AI caught a hidden problem in one patient’s heart. Can it work for others?

Somewhere in Peter Maercklein’s heartbeat was an abnormality no one could find. He survived a stroke 15 years ago, but doctors never saw anything alarming on follow-up electrocardiograms. Then, one day last fall, an artificial intelligence algorithm read his EKGs and spotted something else: a ripple in the calm that indicated an elevated risk of atrial fibrillation.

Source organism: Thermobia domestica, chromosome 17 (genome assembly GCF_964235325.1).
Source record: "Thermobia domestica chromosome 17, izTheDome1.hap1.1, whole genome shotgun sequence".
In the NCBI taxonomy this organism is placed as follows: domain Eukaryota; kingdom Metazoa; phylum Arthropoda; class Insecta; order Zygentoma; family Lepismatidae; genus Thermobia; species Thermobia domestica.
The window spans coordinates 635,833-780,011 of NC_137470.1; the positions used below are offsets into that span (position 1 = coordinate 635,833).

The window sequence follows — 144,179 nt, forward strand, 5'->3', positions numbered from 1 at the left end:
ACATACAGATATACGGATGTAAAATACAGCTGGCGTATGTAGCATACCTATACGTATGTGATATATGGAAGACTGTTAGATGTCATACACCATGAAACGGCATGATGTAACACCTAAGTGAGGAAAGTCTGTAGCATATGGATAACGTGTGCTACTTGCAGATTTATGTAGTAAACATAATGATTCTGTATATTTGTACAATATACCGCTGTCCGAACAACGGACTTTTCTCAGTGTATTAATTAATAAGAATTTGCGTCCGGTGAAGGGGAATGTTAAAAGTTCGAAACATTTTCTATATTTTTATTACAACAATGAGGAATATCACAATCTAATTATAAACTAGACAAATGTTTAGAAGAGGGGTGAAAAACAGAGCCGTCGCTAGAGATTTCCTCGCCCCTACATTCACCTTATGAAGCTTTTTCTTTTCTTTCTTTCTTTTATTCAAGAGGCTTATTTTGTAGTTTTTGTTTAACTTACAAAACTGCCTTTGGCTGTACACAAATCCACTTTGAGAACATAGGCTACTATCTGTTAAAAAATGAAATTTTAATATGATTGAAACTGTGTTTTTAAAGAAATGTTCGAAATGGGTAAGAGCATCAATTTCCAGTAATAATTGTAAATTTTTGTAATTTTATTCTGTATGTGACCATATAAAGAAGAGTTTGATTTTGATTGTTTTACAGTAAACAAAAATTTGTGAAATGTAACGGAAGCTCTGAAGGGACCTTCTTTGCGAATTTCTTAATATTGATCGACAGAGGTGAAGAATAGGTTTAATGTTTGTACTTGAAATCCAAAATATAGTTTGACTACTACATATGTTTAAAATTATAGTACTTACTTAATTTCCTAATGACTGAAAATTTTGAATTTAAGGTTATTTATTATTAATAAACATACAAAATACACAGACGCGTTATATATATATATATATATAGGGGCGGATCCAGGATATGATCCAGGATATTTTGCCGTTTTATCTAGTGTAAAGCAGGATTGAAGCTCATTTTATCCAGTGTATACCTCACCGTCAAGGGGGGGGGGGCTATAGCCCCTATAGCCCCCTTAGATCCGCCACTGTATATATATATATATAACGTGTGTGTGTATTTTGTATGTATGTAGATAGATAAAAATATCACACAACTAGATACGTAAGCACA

Specifically, the algorithm, created by physicians at Mayo Clinic, found Maercklein had an 81.49% probability of experiencing A-fib, a quivering or irregular heartbeat that can lead to heart failure and stroke. Just days later, after Maercklein agreed to participate in a research study, a wearable Holter monitor recorded an episode of A-fib while he was walking on a treadmill.

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